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Tuscany, Italy: Agriturismo Farm Stay


Aristocratic
countryside elegance survives in Tuscany. But for these venerable
manor houses to stay viable, many augment
their farming income by renting rooms to travelers. We’re staying in a B&B
run by Signora Silvia Gori, And like so much
of what she serves, the limoncello comes
from her farm. Signora Gori rents a few rooms
in her centuries-old farmhouse. As is typical
of “agriturismos” — as working farms renting rooms
are called here — the furnishings are rustic,
but comfortable. To merit the title
“agriturismo,” the farm must still
be in business — and the Gori family makes wine. The son Nicolo runs
the show now, mixing traditional techniques
with the latest technology in a very competitive field. Signora Gori is proud
to show us her home. As her family has for centuries, she lives in the manor house — and the family tree
makes it clear: the Gori family has deep roots and goes back over 600 years. Rick: So it says “famiglia Gori” —
Signora Gori: Gori family. Rick: All the way back to… Signora Gori: “Millequattrocento.” OK. Rick: “Millequattro-” 1400. Signora Gori: 1400.
Rick: Incredibile. The family room,
the oldest in the house, is welcoming
in an aristocratic sort of way. Under its historic vault, Grandpa nurtures
the latest generation of Goris as the rural nobility of Italy
carries on. Upstairs is the vast
billiards room. For generations,
evenings ended here, beneath musty portraits — another reminder
of the family’s long and noble lineage. And Grandma passes
down the requisite skills to the latest generation. Rick: If that was bowling,
it’d be very good. [ Laughter ] The kitchen,
with its wood-burning stove and fine copperware,
has cooked up countless meals. Signora Gori, happy to share
the local bounty, invites us for lunch. Three generations gather
on this Sunday afternoon with no hurry at all. The prosciutto
and Pecorino cheese provide a fine starting course beautifully matched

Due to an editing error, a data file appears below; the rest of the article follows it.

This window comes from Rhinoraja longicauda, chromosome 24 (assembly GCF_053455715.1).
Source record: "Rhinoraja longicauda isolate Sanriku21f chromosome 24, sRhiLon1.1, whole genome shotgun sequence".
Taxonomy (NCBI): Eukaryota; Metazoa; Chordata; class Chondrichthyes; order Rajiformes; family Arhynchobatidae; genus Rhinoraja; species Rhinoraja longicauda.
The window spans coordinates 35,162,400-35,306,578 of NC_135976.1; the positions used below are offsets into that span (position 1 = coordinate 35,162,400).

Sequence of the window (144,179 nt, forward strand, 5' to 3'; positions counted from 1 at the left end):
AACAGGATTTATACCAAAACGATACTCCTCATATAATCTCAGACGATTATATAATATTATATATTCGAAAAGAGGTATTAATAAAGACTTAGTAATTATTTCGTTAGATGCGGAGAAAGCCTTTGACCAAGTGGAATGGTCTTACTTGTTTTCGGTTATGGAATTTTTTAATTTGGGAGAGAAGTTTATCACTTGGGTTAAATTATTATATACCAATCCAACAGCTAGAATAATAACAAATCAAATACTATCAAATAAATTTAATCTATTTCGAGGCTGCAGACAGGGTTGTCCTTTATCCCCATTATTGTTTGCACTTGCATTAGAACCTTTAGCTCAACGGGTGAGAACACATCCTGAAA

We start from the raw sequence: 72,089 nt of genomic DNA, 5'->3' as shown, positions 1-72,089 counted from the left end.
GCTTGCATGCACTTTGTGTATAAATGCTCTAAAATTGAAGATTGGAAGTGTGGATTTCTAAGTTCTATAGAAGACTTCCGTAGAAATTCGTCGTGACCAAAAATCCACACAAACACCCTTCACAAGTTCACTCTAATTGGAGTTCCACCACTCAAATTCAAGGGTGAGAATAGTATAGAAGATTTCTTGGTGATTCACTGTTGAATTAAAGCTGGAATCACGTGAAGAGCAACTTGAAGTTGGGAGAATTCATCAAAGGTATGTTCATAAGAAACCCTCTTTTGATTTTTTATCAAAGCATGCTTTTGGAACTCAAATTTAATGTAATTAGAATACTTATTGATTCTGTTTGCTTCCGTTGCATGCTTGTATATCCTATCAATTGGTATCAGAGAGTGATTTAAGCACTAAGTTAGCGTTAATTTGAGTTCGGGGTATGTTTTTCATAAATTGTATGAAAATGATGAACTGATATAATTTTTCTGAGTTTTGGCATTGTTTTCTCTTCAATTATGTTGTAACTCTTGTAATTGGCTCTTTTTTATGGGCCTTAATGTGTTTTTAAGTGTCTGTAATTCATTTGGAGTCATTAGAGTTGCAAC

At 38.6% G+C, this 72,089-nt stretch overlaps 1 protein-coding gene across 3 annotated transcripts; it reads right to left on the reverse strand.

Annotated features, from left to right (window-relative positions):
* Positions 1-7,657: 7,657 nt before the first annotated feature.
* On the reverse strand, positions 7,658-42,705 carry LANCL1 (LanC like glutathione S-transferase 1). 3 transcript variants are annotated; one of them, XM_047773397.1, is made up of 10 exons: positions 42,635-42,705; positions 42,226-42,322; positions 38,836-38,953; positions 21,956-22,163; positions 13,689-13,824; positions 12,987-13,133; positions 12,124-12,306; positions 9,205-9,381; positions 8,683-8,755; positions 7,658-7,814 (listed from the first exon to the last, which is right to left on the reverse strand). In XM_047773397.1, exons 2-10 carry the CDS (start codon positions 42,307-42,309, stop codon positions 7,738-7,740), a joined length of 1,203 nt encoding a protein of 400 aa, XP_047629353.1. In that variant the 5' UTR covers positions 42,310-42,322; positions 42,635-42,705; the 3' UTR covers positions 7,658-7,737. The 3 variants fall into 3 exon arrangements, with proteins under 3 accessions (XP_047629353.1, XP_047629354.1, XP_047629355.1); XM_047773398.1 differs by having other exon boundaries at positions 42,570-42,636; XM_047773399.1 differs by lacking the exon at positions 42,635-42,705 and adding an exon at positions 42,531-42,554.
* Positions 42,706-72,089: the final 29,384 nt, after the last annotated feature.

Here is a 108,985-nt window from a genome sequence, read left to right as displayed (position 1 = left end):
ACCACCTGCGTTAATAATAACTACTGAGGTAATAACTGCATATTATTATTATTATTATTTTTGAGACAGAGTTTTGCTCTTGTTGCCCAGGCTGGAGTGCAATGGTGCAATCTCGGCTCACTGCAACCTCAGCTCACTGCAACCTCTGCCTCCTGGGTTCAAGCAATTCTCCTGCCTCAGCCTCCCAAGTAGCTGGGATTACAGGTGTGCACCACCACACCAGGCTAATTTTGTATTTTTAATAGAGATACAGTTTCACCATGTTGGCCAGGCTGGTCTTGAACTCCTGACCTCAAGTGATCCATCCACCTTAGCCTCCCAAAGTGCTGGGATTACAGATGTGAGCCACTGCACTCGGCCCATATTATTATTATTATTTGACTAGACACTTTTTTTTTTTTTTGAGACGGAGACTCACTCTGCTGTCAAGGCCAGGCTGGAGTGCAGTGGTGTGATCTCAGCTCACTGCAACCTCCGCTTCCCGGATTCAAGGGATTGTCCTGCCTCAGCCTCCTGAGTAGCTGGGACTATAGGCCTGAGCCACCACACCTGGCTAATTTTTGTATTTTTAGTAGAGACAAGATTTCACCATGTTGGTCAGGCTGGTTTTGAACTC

with the family’s wine. Pasta comes next. And the children
prefer theirs “bianco,” with only olive oil. And the little one?
She’s still mastering the fine art
of eating spaghetti. Food is particularly tasty when eaten in the community
that produced it with a family
that’s lived right here for six centuries. It’s memories like these
that you take home that really are
the very best souvenir. They call this
a zero-kilometer meal. Everything was produced locally. It’s a classic Tuscan
table — simplicity, a sense of harmony, and no rush, enjoyed with an elegant
and welcoming noble family.

22 Comments

  1. Almendrita a Author

    I love videos about travel. Always I imagines in that places enjoy the food, culture, music and all around me!!!!!….well its beautiful dreams. Greetings from Chile

    Reply
  2. Seb Ian Author

    Great video and it brought back lots of good memories for me. I've just returned from a one month tour of Italy and we also visited a historic farmhouse in Tuscany for dinner. Very similar story – the large house has been in the family for hundreds of years and now they service the tourist trade to pay the bills and make the farm viable. We had a magnificent dinner very similar to the one in this video. I'll send the link to this video to my tour group.

    Reply
  3. S. J. Author

    I think Nobody noticed the Cute Little Angel's reaction to what the old guy tells her at 1:36 in the video and onwards. The Look on her face is Priceless! So cute! 😀

    Reply
  4. Tithi Roy Author

    Hi Rick…i follow all your videos and a great admirer of your work. Can you please help me out with my impending agriturismo plan in August. I am searching for this Vila Belvedere but not finding it. This is the exact kind of experience i would like to have with my family

    Reply
  5. Alsu Zinnatullina Author

    Thank you so much for all your wonderful videos, Rick!! Very interesting and fun! I adore Italy and never get tired of watching and learning more about it❤️

    Reply

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